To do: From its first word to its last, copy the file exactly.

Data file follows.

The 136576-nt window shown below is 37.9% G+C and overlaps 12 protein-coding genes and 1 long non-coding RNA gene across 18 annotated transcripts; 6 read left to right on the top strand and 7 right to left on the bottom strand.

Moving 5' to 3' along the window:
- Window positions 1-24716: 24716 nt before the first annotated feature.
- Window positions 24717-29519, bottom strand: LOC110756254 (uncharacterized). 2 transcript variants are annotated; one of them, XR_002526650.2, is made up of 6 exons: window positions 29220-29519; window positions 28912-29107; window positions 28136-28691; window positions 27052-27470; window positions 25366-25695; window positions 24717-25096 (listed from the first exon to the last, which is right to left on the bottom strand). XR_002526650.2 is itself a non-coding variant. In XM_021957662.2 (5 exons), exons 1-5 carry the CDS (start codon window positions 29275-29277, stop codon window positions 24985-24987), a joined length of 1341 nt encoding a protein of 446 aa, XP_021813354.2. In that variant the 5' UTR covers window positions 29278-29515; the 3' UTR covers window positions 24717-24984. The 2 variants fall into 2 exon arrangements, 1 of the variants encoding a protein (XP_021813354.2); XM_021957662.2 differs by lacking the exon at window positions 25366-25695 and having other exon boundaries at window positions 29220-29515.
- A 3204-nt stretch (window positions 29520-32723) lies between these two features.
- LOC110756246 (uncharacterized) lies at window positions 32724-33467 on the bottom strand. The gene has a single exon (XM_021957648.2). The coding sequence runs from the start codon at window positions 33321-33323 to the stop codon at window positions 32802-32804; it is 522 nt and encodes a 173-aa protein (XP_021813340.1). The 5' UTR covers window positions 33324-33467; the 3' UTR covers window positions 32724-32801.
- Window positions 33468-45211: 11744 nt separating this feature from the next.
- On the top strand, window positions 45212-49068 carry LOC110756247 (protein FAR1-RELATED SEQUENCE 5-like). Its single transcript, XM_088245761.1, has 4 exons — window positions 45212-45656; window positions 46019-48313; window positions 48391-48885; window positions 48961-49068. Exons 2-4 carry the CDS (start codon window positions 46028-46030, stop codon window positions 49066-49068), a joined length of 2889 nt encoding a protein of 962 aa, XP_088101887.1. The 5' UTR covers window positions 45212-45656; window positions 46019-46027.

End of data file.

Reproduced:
The 136576-nt window shown below is 37.9% G+C and overlaps 12 protein-coding genes and 1 long non-coding RNA gene across 18 annotated transcripts; 6 read left to right on the top strand and 7 right to left on the bottom strand.

Moving 5' to 3' along the window:
- Window positions 1-24716: 24716 nt before the first annotated feature.
- Window positions 24717-29519, bottom strand: LOC110756254 (uncharacterized). 2 transcript variants are annotated; one of them, XR_002526650.2, is made up of 6 exons: window positions 29220-29519; window positions 28912-29107; window positions 28136-28691; window positions 27052-27470; window positions 25366-25695; window positions 24717-25096 (listed from the first exon to the last, which is right to left on the bottom strand). XR_002526650.2 is itself a non-coding variant. In XM_021957662.2 (5 exons), exons 1-5 carry the CDS (start codon window positions 29275-29277, stop codon window positions 24985-24987), a joined length of 1341 nt encoding a protein of 446 aa, XP_021813354.2. In that variant the 5' UTR covers window positions 29278-29515; the 3' UTR covers window positions 24717-24984. The 2 variants fall into 2 exon arrangements, 1 of the variants encoding a protein (XP_021813354.2); XM_021957662.2 differs by lacking the exon at window positions 25366-25695 and having other exon boundaries at window positions 29220-29515.
- A 3204-nt stretch (window positions 29520-32723) lies between these two features.
- LOC110756246 (uncharacterized) lies at window positions 32724-33467 on the bottom strand. The gene has a single exon (XM_021957648.2). The coding sequence runs from the start codon at window positions 33321-33323 to the stop codon at window positions 32802-32804; it is 522 nt and encodes a 173-aa protein (XP_021813340.1). The 5' UTR covers window positions 33324-33467; the 3' UTR covers window positions 32724-32801.
- Window positions 33468-45211: 11744 nt separating this feature from the next.
- On the top strand, window positions 45212-49068 carry LOC110756247 (protein FAR1-RELATED SEQUENCE 5-like). Its single transcript, XM_088245761.1, has 4 exons — window positions 45212-45656; window positions 46019-48313; window positions 48391-48885; window positions 48961-49068. Exons 2-4 carry the CDS (start codon window positions 46028-46030, stop codon window positions 49066-49068), a joined length of 2889 nt encoding a protein of 962 aa, XP_088101887.1. The 5' UTR covers window positions 45212-45656; window positions 46019-46027.